Pandemics Stimulate Innovation
The Coronavirus outbreak is one of the most remarkable events in our lives, but it is not the first time that people have had to deal with these seemingly mystical forces. Today, we have been able to stem the tide a little bit with our access to information technology, but for past pandemic victims, some good did come out of tragedy. This month we thought we’d talk about the importance of innovation in dark times.
It wouldn’t be overstating that innovation pulls our economies along, but if you look back over history, in troubled times, innovation gets a boost and has brought about some of the most important changes to modern society. Today, we see the COVID-19 outbreak, killing people, overwhelming our healthcare resources, hurting our economies, stymieing travel, impacting normally-thriving industries, and invading our lives by keeping us pent up inside at a time when a lot of people begin to congregate. It’s a bad situation, but it isn’t the first time that people have had to deal with things like this (and it likely won’t be the last).
The first pandemic on record was the Plague of Athens in 429 BC that took 100,000 lives and changed the way that the people of the Athenian state thought about disease. Our doctors today still take the Hippocratic Oath that was established during those dark years. Situations like this foster an innovative spirit, because in order for our species to continue, we have to constantly adjust our view of what’s possible.
The Black Death or Great Plague was the singular worst pandemic in recorded human history. In a span of 22 years in the mid 14th century, the Black Death killed nearly half of the population of Europe alone. No one even knows how many people died, but it took the world 200 years after it was over to regain the population that was lost in the pandemic.
Innovation followed. The people that were left had to work harder for longer because of a lack of workers. Human labor then became a premium which created the modern work style. Workers were paid more, and overall the working classes gained power. The Black Death resulted in widespread land ownership and a substantial increase in education and literacy. This in-turn led to a new freedom of thought and innovation.
You began to see more complex clocks and a total overhaul from the religion-based health system to a more modern health system. Eye glasses, guns, and hospitals were developed. The dark ages that cast a cloud over Europe for centuries started to open up and in a short period of time you began to see people inventing and innovating so quickly that today we call that period the Renaissance.
Skipping up to contemporary times, the Severe Acute Respiratory Syndrome (SARS) outbreak of the early 2000s appeared, like COVID-19, in China. It quickly spread to Hong Kong and can be thought of as the worst disease outbreak of modern times (before the situation we find ourselves in now). SARS shut down global commerce just at a time when it was in its beginning stages. Some estimates say that it cost the world $40 billion or so.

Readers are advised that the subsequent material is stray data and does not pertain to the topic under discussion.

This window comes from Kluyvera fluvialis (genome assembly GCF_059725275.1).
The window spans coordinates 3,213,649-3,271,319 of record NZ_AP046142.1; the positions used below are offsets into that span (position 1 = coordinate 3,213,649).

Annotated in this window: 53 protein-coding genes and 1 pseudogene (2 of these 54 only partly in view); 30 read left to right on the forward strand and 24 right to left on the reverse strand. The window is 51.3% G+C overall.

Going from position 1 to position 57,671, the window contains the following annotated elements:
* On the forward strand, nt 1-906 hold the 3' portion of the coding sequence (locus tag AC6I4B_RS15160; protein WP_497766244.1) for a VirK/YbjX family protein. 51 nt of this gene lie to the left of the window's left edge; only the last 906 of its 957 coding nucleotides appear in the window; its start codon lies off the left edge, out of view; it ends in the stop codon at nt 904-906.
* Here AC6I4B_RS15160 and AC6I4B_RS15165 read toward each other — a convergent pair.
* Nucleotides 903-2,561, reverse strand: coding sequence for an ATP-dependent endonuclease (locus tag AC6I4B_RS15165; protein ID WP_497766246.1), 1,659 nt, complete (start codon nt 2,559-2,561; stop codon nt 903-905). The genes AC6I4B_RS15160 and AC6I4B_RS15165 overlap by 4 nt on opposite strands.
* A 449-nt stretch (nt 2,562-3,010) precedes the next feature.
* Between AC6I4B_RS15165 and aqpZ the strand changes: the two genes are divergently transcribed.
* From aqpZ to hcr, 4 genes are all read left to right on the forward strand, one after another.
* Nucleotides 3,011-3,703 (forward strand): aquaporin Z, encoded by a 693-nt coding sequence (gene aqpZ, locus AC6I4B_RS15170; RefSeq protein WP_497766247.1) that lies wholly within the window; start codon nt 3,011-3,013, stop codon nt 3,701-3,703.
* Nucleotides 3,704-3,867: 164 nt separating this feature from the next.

As people looked for a way to mitigate their exposure to the disease; and, risk making it a worldwide pandemic like we’ve seen with Novel Coronavirus, innovation took over. The Internet, which wasn’t a widely-used tool in China at the time became the answer. eCommerce, a strategy that was just starting to take hold in the United States and Europe exploded in China. SARS accelerated the growth of website and application development for the Internet.
Today, we all depend on Internet-connected applications for collaboration, communication, or just recreation. Without the SARS pandemic, this innovation probably would have taken a few more years to really become the extraordinary valuable tool that we’ve all come to depend on.
Now, we turn briefly to our current situation. We’re still in the throes of it, but we can already see that this pandemic is accelerating innovation and change rapidly. Using information technology, doctors from all over the world can work together to promote solid health practices, exchange research, and hopefully, develop a cure.
That’s just in the health arena.
In the business world, millions of people are now working remotely, using cloud technologies and remote access to continue their company’s operations. Working from home is changing the face of collaboration; and, as a result, you will begin to see new software and improvements to other business software that makes the coordination necessary to have a remote workforce possible.
Video conferencing, a tool that many organizations used sparingly, is now one of the most utilized tools by businesses. This use will improve their ability to incorporate more people and integrations.
Application-run delivery services like Instacart and Amazon are flooded with orders, keeping people out of harm’s way while they get the groceries and toiletries they desperately need. These companies are finding that the faster they are able to innovate on their services, the better received they are and the more people will be apt to use them.
Innovation is a huge part of our society and we should be proud that people have the ingenuity to make necessary improvements to better help businesses, individuals, and society as a whole. For more great content, please read our monthly newsletter and visit our blog.
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